Bulletin No.29 – Blunders Part 4: Local Blunders
Colourised version of photo by Bletchhhy (WikiMedia) under GNU 1.2
In previous bulletins we have looked at world championship blunders, other international blunders and why blunders happen. Today, in the last bulletin on blunders, we take a stroll through blunders by some of Dorset’s top players.
We hope you enjoy them more than they did!
In The Beginning…
Martin Clancy – Steve Peirson, Bournemouth Grand Congress, 2012
Commenting on this position Steve says, “Now, every player of the French Defence knows that you can’t play Qxd4 if white can play Bb5+ picking up the queen on d4 but in this position that isn’t possible because of the knight on d7 so 11. … Qxd4?? 12.Bg6+ Oops (so as not to offend those of a more delicate disposition, I won’t share the actual words I uttered under my breath!) 12. … hxg6 13. Qxd4 I struggled on in shock for a few more moves – I couldn’t bear to lose in under 20 moves 😉 but I knew it was all over.”
Martin Clancy – Peter Anderson, Dorset Open, 2017
Having received a gift in the game above, it is Martin’s turn to be generous. A move earlier Martin had looked at 7. Nb5 Nc6 8. Nf3 from this position. Having had a few surprises in the first few moves and having burnt quite a bit of time, he rechecked it and decided to play it quickly but actually played…
7. Nf3?? dxc3 0-1
Martin says “In my head Nb5 had been played!”
Ian Clark – Martin Simons, Dorset Blitz, 2017
Martin says, “Black has sacrificed a pawn and with his last move, 5…Qe7, threatens Bxc4. White spent a while considering his options and lent forward a couple of times feigning to play 6. Be2 but this still allows Black to play 6… Bxc4. White realised this and then saw an ‘in-between’ move which defends his pawn on c4 whilst also checking the Black King – all very logical. Ian played 6. Qa4+?? and announced check.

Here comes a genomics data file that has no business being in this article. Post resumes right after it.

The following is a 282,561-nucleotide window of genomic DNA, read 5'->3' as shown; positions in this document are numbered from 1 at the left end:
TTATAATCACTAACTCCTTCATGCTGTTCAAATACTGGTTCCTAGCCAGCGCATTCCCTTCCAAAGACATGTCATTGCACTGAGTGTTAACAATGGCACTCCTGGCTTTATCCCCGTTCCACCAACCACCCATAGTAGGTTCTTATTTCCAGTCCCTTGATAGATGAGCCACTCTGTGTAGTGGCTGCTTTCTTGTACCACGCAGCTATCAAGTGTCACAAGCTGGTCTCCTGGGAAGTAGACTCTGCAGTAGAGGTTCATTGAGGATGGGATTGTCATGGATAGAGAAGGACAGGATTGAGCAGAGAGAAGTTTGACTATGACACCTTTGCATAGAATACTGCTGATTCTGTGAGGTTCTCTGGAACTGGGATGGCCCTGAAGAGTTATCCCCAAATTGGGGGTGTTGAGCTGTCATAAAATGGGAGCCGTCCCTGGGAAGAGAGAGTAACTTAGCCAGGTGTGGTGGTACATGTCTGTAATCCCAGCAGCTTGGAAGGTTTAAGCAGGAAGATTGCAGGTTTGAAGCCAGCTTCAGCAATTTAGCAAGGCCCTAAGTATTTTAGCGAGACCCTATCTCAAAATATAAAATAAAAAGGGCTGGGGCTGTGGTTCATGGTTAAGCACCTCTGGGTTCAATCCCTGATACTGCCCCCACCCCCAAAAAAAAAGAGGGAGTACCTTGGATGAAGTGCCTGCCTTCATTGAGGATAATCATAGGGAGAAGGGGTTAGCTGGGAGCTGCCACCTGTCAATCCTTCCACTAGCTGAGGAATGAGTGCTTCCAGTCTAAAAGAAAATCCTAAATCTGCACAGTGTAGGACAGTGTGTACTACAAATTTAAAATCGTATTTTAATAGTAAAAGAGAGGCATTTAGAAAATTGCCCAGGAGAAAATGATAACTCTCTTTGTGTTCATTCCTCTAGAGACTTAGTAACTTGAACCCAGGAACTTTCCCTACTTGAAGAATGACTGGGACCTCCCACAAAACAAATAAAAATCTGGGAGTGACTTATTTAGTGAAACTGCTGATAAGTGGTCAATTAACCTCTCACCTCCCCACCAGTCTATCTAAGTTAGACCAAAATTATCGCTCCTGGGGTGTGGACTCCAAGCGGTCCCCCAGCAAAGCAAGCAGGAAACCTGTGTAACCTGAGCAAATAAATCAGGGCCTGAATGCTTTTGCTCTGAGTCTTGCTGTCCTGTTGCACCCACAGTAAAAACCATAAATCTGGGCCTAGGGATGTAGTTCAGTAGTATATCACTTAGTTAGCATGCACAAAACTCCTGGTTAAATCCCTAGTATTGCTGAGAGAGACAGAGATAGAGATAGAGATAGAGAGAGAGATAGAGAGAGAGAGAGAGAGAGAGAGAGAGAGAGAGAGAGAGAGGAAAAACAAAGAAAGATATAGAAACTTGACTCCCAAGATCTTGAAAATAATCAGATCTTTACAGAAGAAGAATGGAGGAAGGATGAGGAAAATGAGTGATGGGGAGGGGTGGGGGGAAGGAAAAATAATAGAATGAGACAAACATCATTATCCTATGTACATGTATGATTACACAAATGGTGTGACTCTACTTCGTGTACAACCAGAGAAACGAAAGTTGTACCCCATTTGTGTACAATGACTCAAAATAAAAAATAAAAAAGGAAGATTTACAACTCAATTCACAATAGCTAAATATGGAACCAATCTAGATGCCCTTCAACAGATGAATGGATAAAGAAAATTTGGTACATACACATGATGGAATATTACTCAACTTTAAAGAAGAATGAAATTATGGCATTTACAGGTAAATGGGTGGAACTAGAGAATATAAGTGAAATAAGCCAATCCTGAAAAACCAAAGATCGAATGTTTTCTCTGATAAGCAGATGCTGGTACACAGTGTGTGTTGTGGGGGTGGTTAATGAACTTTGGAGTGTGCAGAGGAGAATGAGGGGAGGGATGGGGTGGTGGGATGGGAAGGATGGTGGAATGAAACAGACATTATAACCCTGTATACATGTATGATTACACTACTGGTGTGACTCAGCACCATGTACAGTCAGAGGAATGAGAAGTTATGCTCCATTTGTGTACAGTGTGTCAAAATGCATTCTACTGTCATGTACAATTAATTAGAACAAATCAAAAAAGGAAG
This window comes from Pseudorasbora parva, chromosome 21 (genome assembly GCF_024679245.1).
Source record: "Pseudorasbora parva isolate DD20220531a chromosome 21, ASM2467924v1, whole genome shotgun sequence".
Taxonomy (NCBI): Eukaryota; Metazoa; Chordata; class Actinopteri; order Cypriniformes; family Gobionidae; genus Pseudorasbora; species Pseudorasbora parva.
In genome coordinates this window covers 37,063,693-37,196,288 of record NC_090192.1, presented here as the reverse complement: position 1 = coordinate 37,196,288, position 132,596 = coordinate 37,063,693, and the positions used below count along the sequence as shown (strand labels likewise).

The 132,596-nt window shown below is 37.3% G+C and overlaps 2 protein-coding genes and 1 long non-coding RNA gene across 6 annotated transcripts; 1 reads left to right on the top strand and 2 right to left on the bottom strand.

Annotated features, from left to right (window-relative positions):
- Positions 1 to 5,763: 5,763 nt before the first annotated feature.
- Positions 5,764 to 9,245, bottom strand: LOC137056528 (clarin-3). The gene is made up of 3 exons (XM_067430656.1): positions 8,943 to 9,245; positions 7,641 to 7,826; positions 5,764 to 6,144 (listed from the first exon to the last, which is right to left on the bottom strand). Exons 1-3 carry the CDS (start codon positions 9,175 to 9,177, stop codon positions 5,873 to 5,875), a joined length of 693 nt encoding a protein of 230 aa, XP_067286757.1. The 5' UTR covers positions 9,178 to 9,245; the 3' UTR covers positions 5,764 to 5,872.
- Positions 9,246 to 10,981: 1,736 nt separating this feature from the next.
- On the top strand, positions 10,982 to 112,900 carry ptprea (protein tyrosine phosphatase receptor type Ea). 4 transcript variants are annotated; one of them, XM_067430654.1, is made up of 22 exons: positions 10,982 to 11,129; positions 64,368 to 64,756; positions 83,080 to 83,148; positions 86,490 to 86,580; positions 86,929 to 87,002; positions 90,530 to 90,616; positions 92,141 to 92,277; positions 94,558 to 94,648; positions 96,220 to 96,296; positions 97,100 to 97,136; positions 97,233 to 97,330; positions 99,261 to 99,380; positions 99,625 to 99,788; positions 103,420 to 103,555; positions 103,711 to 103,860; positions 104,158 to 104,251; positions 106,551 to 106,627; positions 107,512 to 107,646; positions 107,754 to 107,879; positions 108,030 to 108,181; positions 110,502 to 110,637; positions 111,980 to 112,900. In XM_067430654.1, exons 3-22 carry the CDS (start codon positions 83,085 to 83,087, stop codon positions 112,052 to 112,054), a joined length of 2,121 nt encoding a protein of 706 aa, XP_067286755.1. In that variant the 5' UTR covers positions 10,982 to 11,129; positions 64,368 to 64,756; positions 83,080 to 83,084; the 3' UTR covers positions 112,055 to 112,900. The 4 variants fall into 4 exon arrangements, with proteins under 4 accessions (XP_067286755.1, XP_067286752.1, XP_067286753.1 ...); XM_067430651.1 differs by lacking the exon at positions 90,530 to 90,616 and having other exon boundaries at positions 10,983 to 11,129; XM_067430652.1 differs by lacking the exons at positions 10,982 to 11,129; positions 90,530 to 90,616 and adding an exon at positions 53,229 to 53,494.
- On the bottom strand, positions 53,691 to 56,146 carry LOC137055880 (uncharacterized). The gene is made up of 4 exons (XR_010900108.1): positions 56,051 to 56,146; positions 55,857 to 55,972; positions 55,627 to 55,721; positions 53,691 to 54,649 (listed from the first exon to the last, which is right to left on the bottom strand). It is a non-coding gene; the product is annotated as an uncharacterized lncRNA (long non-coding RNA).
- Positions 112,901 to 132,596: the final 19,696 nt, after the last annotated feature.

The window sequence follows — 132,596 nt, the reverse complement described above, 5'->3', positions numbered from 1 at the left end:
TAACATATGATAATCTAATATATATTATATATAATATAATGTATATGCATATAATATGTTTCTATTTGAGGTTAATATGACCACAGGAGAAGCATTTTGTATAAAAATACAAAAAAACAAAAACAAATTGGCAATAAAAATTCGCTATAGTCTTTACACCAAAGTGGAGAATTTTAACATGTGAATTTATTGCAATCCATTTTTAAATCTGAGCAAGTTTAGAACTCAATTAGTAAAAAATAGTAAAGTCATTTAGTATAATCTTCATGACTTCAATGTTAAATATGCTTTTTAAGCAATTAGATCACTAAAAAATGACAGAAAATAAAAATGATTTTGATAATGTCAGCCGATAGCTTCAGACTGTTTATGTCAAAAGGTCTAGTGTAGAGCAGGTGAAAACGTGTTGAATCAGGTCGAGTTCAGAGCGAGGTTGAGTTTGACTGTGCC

I replied 6…Bd7+ and could not resist temptation, announcing ‘Out of check‘ and then ‘Check’. Luckily, Ian saw the funny side and resigned in good humour.”
Pin to Win… or Lose
Allan Pleasants vs Keith Arkell, Sunningdale, 2011
Allan has sacced a pawn and probably does not have enough compensation but after 12.Be3 could play on. Not sensing any danger he played 12.Bh4?? and had to resign after 12…Ne5
Timothy Spalding vs Mike Waddington, Hastings Masters, 2013
From here Mike played 8…d6?? 9.d5 a6 and he says “I assumed this countered the threat as in analgous positions!” The game continued 10.Bxc6+ Nxc6 11.dxc6 and he didn’t even realise he was a piece down until around move 20! Spectacular autopilot!
Mike Waddington – Roger Greatorex, Dyfed Open, 2019
Mike played 1.Bc5 and says “In a bad shape I planned a4 bxa4 Qb6 but forgot one very important fact!” 1…Qxc5
Forks From Hell
Ian Clark vs Martin Clancy, Bournemouth League, 2015
Black is two pawns up and any of 62…Kc3, 62…Ka3, 62…Ka4 win easily. Instead Martin chose 62..Ka2?? and after 63.Nc6 Bf6 64.Nxb4+ the game was drawn in a couple more moves.
Robin Williams – Peter Anderson, Southampton League, 2019
Peter played 27…Ba3?? and resigned after 28.Qa4+